As Sea Specialties Inc. sinks into bankruptcy, turnaround firm Meriturn Partners LLC placed a $3.5 million stalking horse bid for one of the seafood processor’s subsidiaries-hoping to bail it out before it, too, goes under. Earlier this month, the San Francisco-based firm announced that it signed a letter of intent to purchase substantially all of the assets of Sea Specialties’ Barnacle Seafood division through a Section 363 bankruptcy sale process.
Sea Specialties’ difficulties began this past spring, when, in March, the Florida Department of Agriculture and Consumer Services discovered the presence of listeria bacteria in a batch of its smoked Atlantic salmon that had been delivered to retail outlets in Alabama, California, Florida, Illinois, Missouri and Pennsylvania.
The salmon recall prompted the Department of Justice to file a civil suit against the company, and in April, Sea Specialties’ operating plants were forced through an injunction to shut down until they complied with terms imposed by the United States Food and Drug Administration. By June, when the plants were allowed to reopen, Sea Specialties lost numerous customers, including major grocery chains and national retailers, according to reports published at the time.
“Sea Specialties knew it needed to go into bankruptcy, and to preserve the value of the subsidiary, it was presumed a stalking horse bid would be beneficial,” said Lee Hansen, a partner at Meriturn. “With a stalking horse named, the customers, suppliers and employees [of Barnacle] would be assured that there would continue to be a reliable business going forward.”
Fort Lauderdale-based Barnacle processes and distributes of a full line of specialty fresh and frozen seafood for the south Florida and Caribbean marketplaces. The company had pro-forma sales of $44 million last year and retains more than 70 employees. Key customers of Barnacle include procurement and logistics company Avendra; cruise lines Holland America and Cunard Lines; and restaurant chains China Grill and Cheesecake Factory.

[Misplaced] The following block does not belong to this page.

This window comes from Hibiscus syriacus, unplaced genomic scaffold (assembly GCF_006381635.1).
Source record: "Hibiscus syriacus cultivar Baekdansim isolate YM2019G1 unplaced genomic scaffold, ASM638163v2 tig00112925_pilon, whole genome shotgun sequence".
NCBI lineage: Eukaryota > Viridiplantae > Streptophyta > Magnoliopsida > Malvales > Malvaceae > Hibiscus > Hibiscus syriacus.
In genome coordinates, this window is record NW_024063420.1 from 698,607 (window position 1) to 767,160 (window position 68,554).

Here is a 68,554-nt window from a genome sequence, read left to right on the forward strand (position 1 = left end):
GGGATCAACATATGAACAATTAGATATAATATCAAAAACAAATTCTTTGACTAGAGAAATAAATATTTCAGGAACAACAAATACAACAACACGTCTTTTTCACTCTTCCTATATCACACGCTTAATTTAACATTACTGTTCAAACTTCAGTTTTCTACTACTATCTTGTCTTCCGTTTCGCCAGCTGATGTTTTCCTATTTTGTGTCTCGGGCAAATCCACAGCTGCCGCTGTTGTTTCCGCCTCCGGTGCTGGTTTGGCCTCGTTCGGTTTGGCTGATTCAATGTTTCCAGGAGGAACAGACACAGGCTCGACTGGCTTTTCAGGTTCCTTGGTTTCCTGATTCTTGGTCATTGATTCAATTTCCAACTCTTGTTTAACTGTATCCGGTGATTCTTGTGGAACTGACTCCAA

To get their foot in Banacle’s door, Meriturn had to move quickly. “We conducted our due diligence and submitted our letter of intent in less than a week,” Hansen said. Pending court approval, the deal is scheduled to close by October 10. However, the floor is open for rival bidders to present higher offers.
If Meriturn walks away with Barnacle’s assets, its first goal will be to strengthen confidence in the company’s customers and suppliers in regards to the business’ financial structure. “We’re going to capitalize [the company] well,” Hansen said. “We’ll rebuild the trust of our suppliers by infusing the company with cash so we don’t need trade terms-we’ll pay our suppliers in cash. We will also add more sales people to expand the geographic presence of the business to other large cities in south Florida.”
Barnacle currently serves markets in Miami, Ft. Lauderdale, Fla., and the Caribbean.
Hansen added that Barnacle could also find relief in market trends that are currently blowing at the company’s back. “People are continuing to become more health conscious, and because of that they are eating more fish,” he said. “In 2002, the average consumer ate about 15.6 pounds of fish and shellfish. In 2003, that number went up to 16.3 pounds. This is something we expect to continue.”